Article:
Tea in England: conviviality and good manners

When to drink a cup of tea? Getting English time

Tea is usually taken in the morning: a hot drink awakens, stimulates, and encourages people to start the day; it awakens the spirits and gives appetite. Thereafter, the tea is drunk after meals to aid digestion. Drunk in this way, tea offers many advantages: its properties are to lower brain smoke, refresh and purify the blood.

The English drink tea throughout the day. Some people start a day with at least one cup of tea often taken in bed and accompanied by biscuits and a small jar of milk: this is called “Early Morning Tea.”

After the toilet, the English enjoy another cup of tea during breakfast: it is the “Breakfast Tea.” It is customary to also drink tea at work, during morning breaks (around 11 a.m.) and in the afternoon (around 5 p.m.), and sometimes even at lunch. Let us not forget to quote the famous “Tea breakā€: the tea break, which until the 1970s was common practice, in factories as in the army.

The “High Tea” (evening tea) is a real meal that can replace dinner. Indeed, a cup of tea is often enjoyed before bedtime, even if today few people are in the habit of drinking tea in the evening. It is for this reason that the Tea Committee of the United Kingdom has recently launched a promotional campaign to encourage restaurants to offer tea at the end of the meal instead of coffee!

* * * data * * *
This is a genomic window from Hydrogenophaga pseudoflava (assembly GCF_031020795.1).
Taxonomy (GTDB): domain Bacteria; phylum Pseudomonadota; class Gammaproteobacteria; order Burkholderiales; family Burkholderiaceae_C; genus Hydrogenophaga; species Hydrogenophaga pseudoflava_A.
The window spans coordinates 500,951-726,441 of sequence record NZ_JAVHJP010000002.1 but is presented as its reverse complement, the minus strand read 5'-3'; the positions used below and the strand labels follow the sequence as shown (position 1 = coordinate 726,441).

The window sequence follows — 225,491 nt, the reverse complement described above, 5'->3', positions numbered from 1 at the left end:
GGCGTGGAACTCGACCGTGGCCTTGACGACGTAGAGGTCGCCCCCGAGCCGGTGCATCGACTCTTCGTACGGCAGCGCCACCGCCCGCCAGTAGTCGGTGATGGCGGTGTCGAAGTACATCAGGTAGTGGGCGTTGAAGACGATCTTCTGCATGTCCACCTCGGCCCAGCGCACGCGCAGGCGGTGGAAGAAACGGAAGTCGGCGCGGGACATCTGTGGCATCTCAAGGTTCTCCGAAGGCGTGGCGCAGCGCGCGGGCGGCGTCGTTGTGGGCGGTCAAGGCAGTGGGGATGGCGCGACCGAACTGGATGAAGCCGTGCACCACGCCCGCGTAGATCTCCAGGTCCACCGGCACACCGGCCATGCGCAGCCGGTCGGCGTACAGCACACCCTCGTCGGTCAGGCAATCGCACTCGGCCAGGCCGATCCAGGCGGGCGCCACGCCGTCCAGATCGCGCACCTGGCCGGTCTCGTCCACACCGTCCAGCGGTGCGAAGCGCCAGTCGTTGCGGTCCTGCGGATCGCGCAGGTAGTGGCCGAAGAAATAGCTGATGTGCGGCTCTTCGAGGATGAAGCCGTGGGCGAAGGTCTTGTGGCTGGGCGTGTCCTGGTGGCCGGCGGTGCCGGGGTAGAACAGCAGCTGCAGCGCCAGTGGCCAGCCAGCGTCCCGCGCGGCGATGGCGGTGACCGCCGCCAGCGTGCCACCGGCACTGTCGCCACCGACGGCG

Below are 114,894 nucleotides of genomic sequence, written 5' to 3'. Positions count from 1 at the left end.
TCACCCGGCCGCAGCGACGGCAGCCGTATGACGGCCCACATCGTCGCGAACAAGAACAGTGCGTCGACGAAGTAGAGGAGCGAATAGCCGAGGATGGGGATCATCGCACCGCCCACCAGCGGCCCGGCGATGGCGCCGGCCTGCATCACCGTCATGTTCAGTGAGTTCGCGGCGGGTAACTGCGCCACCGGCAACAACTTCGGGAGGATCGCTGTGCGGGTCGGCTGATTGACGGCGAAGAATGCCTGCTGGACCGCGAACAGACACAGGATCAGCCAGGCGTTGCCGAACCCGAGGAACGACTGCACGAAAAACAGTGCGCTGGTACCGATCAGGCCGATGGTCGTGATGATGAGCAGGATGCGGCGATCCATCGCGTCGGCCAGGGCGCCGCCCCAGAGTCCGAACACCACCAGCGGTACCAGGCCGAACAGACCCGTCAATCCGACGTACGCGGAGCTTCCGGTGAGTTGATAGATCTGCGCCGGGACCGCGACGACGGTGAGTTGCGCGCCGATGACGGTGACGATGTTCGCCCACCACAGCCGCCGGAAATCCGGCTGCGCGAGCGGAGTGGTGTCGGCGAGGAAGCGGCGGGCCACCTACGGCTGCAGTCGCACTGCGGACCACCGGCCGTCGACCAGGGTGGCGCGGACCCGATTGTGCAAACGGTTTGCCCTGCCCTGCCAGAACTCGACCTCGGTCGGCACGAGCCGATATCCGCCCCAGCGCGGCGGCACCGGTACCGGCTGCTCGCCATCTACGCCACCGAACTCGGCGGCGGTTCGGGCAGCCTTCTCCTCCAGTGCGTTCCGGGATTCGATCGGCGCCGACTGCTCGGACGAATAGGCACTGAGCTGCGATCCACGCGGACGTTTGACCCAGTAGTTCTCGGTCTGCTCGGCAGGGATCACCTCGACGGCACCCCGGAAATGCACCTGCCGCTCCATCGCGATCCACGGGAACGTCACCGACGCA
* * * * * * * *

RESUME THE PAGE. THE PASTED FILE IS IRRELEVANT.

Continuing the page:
The quality of English tea: the different types of tea

In general, the English prefer more full-bodied teas in the morning and lighter teas in the afternoon.

With afternoon tea became more popular and general across the country, Age Co wanted to share some of the best places to enjoy a piece of this delicious British custom. You can reveal the etiquette of afternoon tea from here. #TeaTimeEtiquette

The English prepare tea with blends, full-bodied or renowned for their astringency and which are called “Breakfast Tea,” “Afternoon Tea,” or commonly English blend. This habit of mixing original black teas and dosed according to the time of day dates back to colonial times. Let us quote some names of teas: Darjeeling, Assam, Ceylon, and Yunnan.

In terms of flavored tea, the most famous is undoubtedly Earl Gray. A great English classic, this bergamot flavored tea owes its name to Earl Edward Gray, British Prime Minister for Foreign Affairs from 1830 to 1834. It was he who brought this old Chinese recipe, one day offered by a mandarin and consistent, into fashion to flavor the tea with bergamot.

How to drink tea? Preparation and know-how

Serving tea in England follows a ceremonial – certainly less rigorous than the Japanese ritual – which imposes immutable rites: pour cold milk first into the cup, then boiling tea and finally sugar, which has the advantage of taste it immediately. In addition to the lemon, the English also likes to accompany the tea with an orange slice, which develops the taste and fragrance of the tea.

English tea is prepared according to very scrupulous rules. To obtain a quality drink, follow these five rules:

– Boil the teapot, to warm the tea leaves and allow them to release all their perfume

– Put in the teapot a small spoonful of tea per cup, plus one for the teapot

– Pour simmering water, never boiling, on the leaves

– Let simmer three to five minutes

– Stir and serve